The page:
Why Was This Unit Created?

This unit was created as the result of a collaborative effort to experiment with ways to improve the instruction of history by taking advantage of the capabilities of electronic media. Historians need to find approaches to historical study that are more than books brought to the computer. This is difficult to do because history has been shaped by print and its resources and methodologies are based on print--and many of the faculty are more comfortable working with traditional print.

The collaborative effort to create these materials was organized by the American Historical Association and funded by the National Endowment for the Humanities under the project direction of Dr. Noralee Frankel, Associate Director of the AHA. This effort is divided into three clusters of faculty organized by locale--southern California, Wisconsin and North Carolina. This unit on Biafra was developed by David S. Trask of Guilford Technical Community College who also facilitates the North Carolina group. Other members of the team are John Beck of Vance-Granville CC, Jeff Kinard of Guilford Technical CC, Jim Leloudis of UNC- Chapel Hill, and Russ Van Wyk, Cary Academy. This effort has been greatly enhanced by support from the Project for Historical Education, Department of History, University of North Carolina at Chapel Hill. PHE co-directors Lloyd Kramer (on leave from UNC in 1999-2000) and Leon Fink (on leave from UNC in 1998-1999) have been supportive above and beyond the call of duty in this effort. The project has also benefited from the help of Leah Potter, a graduate student in History at UNC.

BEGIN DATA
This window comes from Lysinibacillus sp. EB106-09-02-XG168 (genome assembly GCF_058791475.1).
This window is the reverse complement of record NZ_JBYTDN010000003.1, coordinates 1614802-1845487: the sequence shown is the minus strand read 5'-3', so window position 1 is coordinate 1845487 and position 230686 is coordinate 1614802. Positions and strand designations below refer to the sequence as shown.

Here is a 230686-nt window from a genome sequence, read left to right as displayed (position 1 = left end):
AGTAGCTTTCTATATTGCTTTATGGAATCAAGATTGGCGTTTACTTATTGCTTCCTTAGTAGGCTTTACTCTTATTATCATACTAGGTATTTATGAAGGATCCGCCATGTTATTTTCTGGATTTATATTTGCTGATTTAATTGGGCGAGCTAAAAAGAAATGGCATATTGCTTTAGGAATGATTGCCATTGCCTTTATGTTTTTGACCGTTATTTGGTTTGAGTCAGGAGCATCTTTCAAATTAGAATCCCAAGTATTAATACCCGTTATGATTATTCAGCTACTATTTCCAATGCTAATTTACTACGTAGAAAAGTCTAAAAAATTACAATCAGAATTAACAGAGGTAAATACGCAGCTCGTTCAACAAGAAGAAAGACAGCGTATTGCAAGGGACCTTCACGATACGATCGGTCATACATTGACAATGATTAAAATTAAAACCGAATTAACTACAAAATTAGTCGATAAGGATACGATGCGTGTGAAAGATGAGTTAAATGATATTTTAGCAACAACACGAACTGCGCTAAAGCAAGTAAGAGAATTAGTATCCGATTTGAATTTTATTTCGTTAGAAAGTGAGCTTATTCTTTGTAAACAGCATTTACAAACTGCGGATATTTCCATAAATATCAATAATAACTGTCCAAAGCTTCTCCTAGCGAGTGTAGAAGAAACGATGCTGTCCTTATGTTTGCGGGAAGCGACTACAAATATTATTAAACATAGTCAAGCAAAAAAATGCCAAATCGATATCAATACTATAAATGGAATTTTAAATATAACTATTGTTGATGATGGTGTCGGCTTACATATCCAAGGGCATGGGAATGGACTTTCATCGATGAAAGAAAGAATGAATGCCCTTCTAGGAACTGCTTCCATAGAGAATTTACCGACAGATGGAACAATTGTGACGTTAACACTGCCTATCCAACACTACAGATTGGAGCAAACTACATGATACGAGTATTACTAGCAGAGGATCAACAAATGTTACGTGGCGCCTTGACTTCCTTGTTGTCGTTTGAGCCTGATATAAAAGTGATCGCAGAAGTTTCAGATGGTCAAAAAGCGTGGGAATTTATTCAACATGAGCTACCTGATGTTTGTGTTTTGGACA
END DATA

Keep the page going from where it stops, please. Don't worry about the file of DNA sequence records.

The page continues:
Thje project leaders of the other clusters are Linda Trask's of California State University, Dominguez Hills, and David Huehner, Department Head for the University of Wisconsin Colleges and professor of history on that system's Washington County campus.

Operating assumptions for overall project include:

  1. that the history profession must place more emphasis on the importance of introductory and survey courses for non-majors
  2. that there be collaboration between community college and university faculty as a necessary development for the history profession
  3. that students will study history collaboratively
  4. that all students need to work with primary sources
  5. that students gain experience developing historical interpretation.